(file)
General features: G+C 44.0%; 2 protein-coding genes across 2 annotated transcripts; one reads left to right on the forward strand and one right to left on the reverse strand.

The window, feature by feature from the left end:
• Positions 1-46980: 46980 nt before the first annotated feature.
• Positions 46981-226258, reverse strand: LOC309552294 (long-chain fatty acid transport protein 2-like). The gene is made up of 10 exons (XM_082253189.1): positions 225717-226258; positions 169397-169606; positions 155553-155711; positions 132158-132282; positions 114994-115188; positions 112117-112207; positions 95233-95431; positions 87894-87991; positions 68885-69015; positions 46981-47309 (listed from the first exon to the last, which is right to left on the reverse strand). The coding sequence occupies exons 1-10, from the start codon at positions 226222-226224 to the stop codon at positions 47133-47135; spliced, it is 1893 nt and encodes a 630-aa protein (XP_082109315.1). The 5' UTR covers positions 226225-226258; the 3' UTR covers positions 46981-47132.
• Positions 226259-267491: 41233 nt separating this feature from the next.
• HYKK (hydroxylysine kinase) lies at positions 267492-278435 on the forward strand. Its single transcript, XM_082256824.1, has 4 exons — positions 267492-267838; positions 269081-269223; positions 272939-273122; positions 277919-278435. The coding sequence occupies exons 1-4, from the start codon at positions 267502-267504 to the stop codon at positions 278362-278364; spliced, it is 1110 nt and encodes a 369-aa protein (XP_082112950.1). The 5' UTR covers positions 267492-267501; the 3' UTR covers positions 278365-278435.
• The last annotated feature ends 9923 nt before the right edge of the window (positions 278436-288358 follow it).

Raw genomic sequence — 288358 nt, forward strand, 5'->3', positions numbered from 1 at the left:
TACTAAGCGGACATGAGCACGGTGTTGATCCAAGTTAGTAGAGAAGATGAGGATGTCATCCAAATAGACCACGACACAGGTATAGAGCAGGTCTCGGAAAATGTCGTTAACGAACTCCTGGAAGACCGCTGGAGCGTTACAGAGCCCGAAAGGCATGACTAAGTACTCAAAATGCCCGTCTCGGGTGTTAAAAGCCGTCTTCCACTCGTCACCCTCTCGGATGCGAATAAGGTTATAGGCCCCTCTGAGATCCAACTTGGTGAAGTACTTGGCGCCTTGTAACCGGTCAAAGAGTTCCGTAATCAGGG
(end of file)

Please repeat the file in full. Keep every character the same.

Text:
General features: G+C 44.0%; 2 protein-coding genes across 2 annotated transcripts; one reads left to right on the forward strand and one right to left on the reverse strand.

The window, feature by feature from the left end:
• Positions 1-46980: 46980 nt before the first annotated feature.
• Positions 46981-226258, reverse strand: LOC309552294 (long-chain fatty acid transport protein 2-like). The gene is made up of 10 exons (XM_082253189.1): positions 225717-226258; positions 169397-169606; positions 155553-155711; positions 132158-132282; positions 114994-115188; positions 112117-112207; positions 95233-95431; positions 87894-87991; positions 68885-69015; positions 46981-47309 (listed from the first exon to the last, which is right to left on the reverse strand). The coding sequence occupies exons 1-10, from the start codon at positions 226222-226224 to the stop codon at positions 47133-47135; spliced, it is 1893 nt and encodes a 630-aa protein (XP_082109315.1). The 5' UTR covers positions 226225-226258; the 3' UTR covers positions 46981-47132.
• Positions 226259-267491: 41233 nt separating this feature from the next.
• HYKK (hydroxylysine kinase) lies at positions 267492-278435 on the forward strand. Its single transcript, XM_082256824.1, has 4 exons — positions 267492-267838; positions 269081-269223; positions 272939-273122; positions 277919-278435. The coding sequence occupies exons 1-4, from the start codon at positions 267502-267504 to the stop codon at positions 278362-278364; spliced, it is 1110 nt and encodes a 369-aa protein (XP_082112950.1). The 5' UTR covers positions 267492-267501; the 3' UTR covers positions 278365-278435.
• The last annotated feature ends 9923 nt before the right edge of the window (positions 278436-288358 follow it).

Raw genomic sequence — 288358 nt, forward strand, 5'->3', positions numbered from 1 at the left:
TACTAAGCGGACATGAGCACGGTGTTGATCCAAGTTAGTAGAGAAGATGAGGATGTCATCCAAATAGACCACGACACAGGTATAGAGCAGGTCTCGGAAAATGTCGTTAACGAACTCCTGGAAGACCGCTGGAGCGTTACAGAGCCCGAAAGGCATGACTAAGTACTCAAAATGCCCGTCTCGGGTGTTAAAAGCCGTCTTCCACTCGTCACCCTCTCGGATGCGAATAAGGTTATAGGCCCCTCTGAGATCCAACTTGGTGAAGTACTTGGCGCCTTGTAACCGGTCAAAGAGTTCCGTAATCAGGG